Korea needs an electronic system to immediately execute patients’ life-sustaining treatment plans to fully utilize patients’ right to choose death with dignity upon a terminal diagnosis, a report said.
The report suggested hospitals match patients' information with that of subscribers of the national health insurance.
The National Health Insurance Service (NHIS) released the research report on development plans to operate the life-sustaining treatment system on Friday. NHIS’ research fellow Kim So-yoon, a professor at Yonsei University’s College of Medicine, authored the report.
According to the report, 85 institutions accepted the registration of life-sustaining treatment plans as of Sept. 3, 2018, excluding 179 branches and offices of NHIS.
Within one month after the “well-dying” law took effect, there was zero case where a hospital stopped a life-sustaining treatment based on a patient’s refusal statement. Within six months, only 0.7 percent of patients discontinued the medication.
The report said medical institutions that register the patient’s plan on life-sustaining treatments lacked skilled workforce for consultation, needed to standardize consultation service, had limited roles, and lacked resources for registration.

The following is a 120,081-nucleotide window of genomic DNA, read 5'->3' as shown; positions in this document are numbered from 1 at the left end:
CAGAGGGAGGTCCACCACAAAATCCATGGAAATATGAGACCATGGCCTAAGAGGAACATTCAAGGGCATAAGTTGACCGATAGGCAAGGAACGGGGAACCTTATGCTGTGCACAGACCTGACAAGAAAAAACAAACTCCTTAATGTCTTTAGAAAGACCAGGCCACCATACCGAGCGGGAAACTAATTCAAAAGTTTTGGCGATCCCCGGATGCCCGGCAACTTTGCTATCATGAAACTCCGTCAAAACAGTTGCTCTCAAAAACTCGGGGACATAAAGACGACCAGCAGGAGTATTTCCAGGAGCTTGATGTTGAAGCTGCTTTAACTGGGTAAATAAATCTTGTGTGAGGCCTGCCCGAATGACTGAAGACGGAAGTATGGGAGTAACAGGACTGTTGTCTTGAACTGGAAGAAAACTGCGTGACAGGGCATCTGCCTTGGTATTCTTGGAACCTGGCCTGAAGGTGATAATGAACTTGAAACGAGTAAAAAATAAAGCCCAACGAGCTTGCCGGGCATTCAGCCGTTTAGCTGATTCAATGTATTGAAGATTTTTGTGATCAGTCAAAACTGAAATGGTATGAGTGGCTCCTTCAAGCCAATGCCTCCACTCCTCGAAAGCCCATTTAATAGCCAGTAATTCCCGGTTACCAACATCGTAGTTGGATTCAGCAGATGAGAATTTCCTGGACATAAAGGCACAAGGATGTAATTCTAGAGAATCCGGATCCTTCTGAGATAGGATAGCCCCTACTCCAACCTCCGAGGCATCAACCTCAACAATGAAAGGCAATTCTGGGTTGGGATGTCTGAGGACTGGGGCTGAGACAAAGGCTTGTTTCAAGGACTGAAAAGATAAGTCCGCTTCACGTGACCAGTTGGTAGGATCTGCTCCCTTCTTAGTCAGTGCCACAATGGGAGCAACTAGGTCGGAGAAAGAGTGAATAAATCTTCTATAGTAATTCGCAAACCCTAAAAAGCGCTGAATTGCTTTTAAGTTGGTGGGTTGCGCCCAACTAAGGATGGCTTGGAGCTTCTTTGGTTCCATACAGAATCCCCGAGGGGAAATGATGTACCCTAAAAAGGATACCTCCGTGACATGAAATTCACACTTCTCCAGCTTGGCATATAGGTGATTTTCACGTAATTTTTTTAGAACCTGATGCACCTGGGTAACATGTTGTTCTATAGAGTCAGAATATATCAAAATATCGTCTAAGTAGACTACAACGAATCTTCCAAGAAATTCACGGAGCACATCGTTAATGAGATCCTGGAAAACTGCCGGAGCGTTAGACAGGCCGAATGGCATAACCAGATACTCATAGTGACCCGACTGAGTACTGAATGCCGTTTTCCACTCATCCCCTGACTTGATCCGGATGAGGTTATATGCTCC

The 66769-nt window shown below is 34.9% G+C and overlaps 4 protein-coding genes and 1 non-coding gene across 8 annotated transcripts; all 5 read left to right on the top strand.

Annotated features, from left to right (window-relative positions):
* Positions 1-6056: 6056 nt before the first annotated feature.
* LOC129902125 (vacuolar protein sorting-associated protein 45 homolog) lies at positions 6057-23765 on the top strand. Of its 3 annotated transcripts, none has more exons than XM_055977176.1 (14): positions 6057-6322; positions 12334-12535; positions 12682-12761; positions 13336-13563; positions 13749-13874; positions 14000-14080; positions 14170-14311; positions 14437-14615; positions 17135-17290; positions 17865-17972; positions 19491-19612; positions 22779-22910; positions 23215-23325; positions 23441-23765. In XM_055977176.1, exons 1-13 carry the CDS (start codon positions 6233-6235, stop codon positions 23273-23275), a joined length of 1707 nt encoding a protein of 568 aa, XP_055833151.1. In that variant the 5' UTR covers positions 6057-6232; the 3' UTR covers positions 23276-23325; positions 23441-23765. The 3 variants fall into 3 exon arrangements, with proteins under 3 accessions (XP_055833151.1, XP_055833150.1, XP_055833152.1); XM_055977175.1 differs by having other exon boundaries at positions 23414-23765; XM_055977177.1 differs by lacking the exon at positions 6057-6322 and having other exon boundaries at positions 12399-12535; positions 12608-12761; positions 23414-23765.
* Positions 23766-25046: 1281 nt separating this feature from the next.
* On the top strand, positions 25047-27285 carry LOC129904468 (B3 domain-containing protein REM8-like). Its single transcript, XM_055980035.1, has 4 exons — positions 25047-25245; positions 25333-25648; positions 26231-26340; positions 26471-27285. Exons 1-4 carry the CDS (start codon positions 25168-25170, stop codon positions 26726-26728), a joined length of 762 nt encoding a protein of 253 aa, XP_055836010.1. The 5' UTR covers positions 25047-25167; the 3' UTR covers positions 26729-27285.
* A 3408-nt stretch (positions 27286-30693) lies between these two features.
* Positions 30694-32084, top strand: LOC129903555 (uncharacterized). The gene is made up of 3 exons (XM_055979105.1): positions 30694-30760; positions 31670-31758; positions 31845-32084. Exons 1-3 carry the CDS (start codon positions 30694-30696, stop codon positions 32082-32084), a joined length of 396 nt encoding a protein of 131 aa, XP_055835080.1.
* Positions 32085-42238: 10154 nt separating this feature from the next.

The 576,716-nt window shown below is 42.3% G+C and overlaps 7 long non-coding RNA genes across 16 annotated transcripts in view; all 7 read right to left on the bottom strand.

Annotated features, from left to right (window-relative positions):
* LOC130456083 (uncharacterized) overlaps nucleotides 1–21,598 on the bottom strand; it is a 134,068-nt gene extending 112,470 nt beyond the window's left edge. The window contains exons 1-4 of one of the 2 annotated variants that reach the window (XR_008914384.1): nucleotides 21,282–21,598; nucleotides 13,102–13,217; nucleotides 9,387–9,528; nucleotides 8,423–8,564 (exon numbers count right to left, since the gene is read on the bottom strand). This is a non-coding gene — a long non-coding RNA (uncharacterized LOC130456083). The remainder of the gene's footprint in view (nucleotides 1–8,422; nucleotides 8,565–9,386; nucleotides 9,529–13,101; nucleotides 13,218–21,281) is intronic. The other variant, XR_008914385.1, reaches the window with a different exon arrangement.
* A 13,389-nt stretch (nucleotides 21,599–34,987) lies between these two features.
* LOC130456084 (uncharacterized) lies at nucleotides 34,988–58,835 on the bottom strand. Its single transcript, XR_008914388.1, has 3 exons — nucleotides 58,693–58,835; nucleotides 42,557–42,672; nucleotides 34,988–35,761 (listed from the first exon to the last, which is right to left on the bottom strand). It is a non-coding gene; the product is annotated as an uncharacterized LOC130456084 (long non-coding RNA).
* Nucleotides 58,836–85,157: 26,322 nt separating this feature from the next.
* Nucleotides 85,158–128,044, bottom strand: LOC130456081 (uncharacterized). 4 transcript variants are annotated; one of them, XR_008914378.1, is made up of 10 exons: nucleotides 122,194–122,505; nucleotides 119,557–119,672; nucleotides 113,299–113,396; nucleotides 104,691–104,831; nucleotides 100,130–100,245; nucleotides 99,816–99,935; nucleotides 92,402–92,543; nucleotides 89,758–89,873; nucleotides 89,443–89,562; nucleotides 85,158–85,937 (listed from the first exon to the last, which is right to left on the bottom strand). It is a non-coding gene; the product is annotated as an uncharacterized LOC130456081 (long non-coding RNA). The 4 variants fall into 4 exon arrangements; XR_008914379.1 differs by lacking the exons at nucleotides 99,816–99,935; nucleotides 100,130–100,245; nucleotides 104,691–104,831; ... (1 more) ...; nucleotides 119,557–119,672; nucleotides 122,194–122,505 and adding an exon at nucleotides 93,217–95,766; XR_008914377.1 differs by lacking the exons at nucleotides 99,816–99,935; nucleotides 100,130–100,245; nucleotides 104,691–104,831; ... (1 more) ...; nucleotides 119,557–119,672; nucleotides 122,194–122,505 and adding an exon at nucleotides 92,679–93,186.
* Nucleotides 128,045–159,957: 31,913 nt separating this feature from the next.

Moreover, some institutions failed to reflect the patients’ refusals of life-sustaining treatments because the information was not electronically synchronized among hospitals, the report said.
“If patients do not remember making the life-sustaining treatment plan when they were healthy or fail to toss the information to the hospital in an emergency, hospitals need an electronic system to check on the patient’s plan at the time of the patient’s visit,” the report emphasized.
Instead, the nation could link the information of national health insurance subscribers with the hospital information system, the report said. Then, hospitals will be able to check the data of patients who are the insurance subscribers, it added.
Hospital ethics committees, which decide whether to suspend the life-sustaining treatment and implement the decision, also face difficulties to function properly due to the lack of electronic linkage between hospitals and the NHIS subscriber information.
There are 159 medical institution ethics committees in Korea, but more than half of them are concentrated in the Seoul metropolitan area. Except for tertiary hospitals, general hospitals and nursing homes do not usually have an ethics committee.
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